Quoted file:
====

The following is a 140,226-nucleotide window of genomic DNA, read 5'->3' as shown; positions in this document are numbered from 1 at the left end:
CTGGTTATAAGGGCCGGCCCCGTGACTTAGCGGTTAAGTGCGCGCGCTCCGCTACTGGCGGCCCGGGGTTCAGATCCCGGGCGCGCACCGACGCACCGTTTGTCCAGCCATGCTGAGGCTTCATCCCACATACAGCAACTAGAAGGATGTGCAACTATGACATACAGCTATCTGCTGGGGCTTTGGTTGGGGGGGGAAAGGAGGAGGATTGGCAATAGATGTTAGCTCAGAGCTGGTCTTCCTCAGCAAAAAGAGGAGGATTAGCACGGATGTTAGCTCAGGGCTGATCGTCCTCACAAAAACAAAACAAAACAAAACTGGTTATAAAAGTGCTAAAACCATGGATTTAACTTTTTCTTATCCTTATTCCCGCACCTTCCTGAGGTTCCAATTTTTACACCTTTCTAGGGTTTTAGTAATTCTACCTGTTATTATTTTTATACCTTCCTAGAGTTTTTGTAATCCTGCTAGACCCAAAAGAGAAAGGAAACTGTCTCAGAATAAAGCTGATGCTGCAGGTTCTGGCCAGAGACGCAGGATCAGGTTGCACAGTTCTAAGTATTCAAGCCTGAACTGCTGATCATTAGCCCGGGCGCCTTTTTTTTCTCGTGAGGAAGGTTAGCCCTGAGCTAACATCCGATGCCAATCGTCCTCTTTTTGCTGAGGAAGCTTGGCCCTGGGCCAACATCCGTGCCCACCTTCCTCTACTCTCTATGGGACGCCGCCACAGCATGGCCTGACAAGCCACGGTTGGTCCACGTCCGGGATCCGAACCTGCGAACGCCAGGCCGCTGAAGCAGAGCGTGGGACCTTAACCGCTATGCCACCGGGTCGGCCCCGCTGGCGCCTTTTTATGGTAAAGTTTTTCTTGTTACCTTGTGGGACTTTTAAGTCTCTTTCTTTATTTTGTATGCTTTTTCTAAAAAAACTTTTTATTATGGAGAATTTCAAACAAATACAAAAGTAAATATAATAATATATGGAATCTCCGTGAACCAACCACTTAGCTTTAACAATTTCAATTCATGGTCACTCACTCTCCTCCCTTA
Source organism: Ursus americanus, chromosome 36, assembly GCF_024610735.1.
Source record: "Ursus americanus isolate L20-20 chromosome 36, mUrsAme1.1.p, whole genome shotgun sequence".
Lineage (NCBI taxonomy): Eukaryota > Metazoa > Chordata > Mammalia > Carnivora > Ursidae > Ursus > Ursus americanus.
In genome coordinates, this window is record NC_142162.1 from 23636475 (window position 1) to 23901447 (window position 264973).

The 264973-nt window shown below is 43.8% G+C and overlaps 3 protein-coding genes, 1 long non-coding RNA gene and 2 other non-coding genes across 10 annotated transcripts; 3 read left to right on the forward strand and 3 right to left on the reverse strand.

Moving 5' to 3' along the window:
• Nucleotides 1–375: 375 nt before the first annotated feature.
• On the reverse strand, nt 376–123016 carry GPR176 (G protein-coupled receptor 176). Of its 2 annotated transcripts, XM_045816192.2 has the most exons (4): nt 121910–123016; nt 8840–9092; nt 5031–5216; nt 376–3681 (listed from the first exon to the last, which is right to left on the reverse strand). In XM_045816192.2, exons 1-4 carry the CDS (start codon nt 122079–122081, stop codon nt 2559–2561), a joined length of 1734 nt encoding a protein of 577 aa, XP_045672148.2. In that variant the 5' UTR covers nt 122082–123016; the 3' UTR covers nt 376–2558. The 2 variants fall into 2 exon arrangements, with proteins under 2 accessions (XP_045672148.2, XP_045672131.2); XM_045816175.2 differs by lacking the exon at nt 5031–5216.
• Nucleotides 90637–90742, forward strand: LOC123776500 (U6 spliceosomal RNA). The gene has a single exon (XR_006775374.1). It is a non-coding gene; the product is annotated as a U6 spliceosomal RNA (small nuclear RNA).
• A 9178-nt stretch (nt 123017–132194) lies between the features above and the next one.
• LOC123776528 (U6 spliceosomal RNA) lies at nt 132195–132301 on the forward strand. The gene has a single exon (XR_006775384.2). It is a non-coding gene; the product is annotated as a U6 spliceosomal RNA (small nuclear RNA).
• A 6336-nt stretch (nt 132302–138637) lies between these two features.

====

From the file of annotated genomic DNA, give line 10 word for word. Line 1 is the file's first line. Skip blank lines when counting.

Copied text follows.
• On the reverse strand, nt 376–123016 carry GPR176 (G protein-coupled receptor 176). Of its 2 annotated transcripts, XM_045816192.2 has the most exons (4): nt 121910–123016; nt 8840–9092; nt 5031–5216; nt 376–3681 (listed from the first exon to the last, which is right to left on the reverse strand). In XM_045816192.2, exons 1-4 carry the CDS (start codon nt 122079–122081, stop codon nt 2559–2561), a joined length of 1734 nt encoding a protein of 577 aa, XP_045672148.2. In that variant the 5' UTR covers nt 122082–123016; the 3' UTR covers nt 376–2558. The 2 variants fall into 2 exon arrangements, with proteins under 2 accessions (XP_045672148.2, XP_045672131.2); XM_045816175.2 differs by lacking the exon at nt 5031–5216.